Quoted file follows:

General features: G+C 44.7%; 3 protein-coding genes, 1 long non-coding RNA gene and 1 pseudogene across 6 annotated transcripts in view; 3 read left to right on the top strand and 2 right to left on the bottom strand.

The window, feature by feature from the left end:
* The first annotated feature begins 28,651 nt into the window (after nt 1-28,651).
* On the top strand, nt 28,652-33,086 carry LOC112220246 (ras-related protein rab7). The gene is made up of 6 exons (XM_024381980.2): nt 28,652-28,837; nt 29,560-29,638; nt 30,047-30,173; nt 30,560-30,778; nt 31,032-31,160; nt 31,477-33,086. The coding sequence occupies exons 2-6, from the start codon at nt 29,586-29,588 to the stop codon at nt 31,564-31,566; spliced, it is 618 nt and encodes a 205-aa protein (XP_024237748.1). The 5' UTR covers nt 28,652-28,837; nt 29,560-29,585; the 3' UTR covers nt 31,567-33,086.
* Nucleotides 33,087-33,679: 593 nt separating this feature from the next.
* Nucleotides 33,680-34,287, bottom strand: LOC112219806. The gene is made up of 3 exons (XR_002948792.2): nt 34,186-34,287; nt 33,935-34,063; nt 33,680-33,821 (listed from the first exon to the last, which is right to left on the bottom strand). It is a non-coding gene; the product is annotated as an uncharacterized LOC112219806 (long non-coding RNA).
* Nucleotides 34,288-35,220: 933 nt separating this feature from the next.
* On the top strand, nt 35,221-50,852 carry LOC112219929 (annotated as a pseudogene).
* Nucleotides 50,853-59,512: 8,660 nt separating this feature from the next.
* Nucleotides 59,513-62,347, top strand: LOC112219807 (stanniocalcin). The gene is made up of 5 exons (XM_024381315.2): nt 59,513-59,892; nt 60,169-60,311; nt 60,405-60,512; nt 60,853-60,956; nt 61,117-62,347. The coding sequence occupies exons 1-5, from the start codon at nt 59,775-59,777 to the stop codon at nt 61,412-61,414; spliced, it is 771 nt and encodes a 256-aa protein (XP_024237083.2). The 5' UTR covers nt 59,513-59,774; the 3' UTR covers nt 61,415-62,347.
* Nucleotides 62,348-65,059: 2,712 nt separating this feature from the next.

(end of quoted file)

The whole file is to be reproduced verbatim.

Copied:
General features: G+C 44.7%; 3 protein-coding genes, 1 long non-coding RNA gene and 1 pseudogene across 6 annotated transcripts in view; 3 read left to right on the top strand and 2 right to left on the bottom strand.

The window, feature by feature from the left end:
* The first annotated feature begins 28,651 nt into the window (after nt 1-28,651).
* On the top strand, nt 28,652-33,086 carry LOC112220246 (ras-related protein rab7). The gene is made up of 6 exons (XM_024381980.2): nt 28,652-28,837; nt 29,560-29,638; nt 30,047-30,173; nt 30,560-30,778; nt 31,032-31,160; nt 31,477-33,086. The coding sequence occupies exons 2-6, from the start codon at nt 29,586-29,588 to the stop codon at nt 31,564-31,566; spliced, it is 618 nt and encodes a 205-aa protein (XP_024237748.1). The 5' UTR covers nt 28,652-28,837; nt 29,560-29,585; the 3' UTR covers nt 31,567-33,086.
* Nucleotides 33,087-33,679: 593 nt separating this feature from the next.
* Nucleotides 33,680-34,287, bottom strand: LOC112219806. The gene is made up of 3 exons (XR_002948792.2): nt 34,186-34,287; nt 33,935-34,063; nt 33,680-33,821 (listed from the first exon to the last, which is right to left on the bottom strand). It is a non-coding gene; the product is annotated as an uncharacterized LOC112219806 (long non-coding RNA).
* Nucleotides 34,288-35,220: 933 nt separating this feature from the next.
* On the top strand, nt 35,221-50,852 carry LOC112219929 (annotated as a pseudogene).
* Nucleotides 50,853-59,512: 8,660 nt separating this feature from the next.
* Nucleotides 59,513-62,347, top strand: LOC112219807 (stanniocalcin). The gene is made up of 5 exons (XM_024381315.2): nt 59,513-59,892; nt 60,169-60,311; nt 60,405-60,512; nt 60,853-60,956; nt 61,117-62,347. The coding sequence occupies exons 1-5, from the start codon at nt 59,775-59,777 to the stop codon at nt 61,412-61,414; spliced, it is 771 nt and encodes a 256-aa protein (XP_024237083.2). The 5' UTR covers nt 59,513-59,774; the 3' UTR covers nt 61,415-62,347.
* Nucleotides 62,348-65,059: 2,712 nt separating this feature from the next.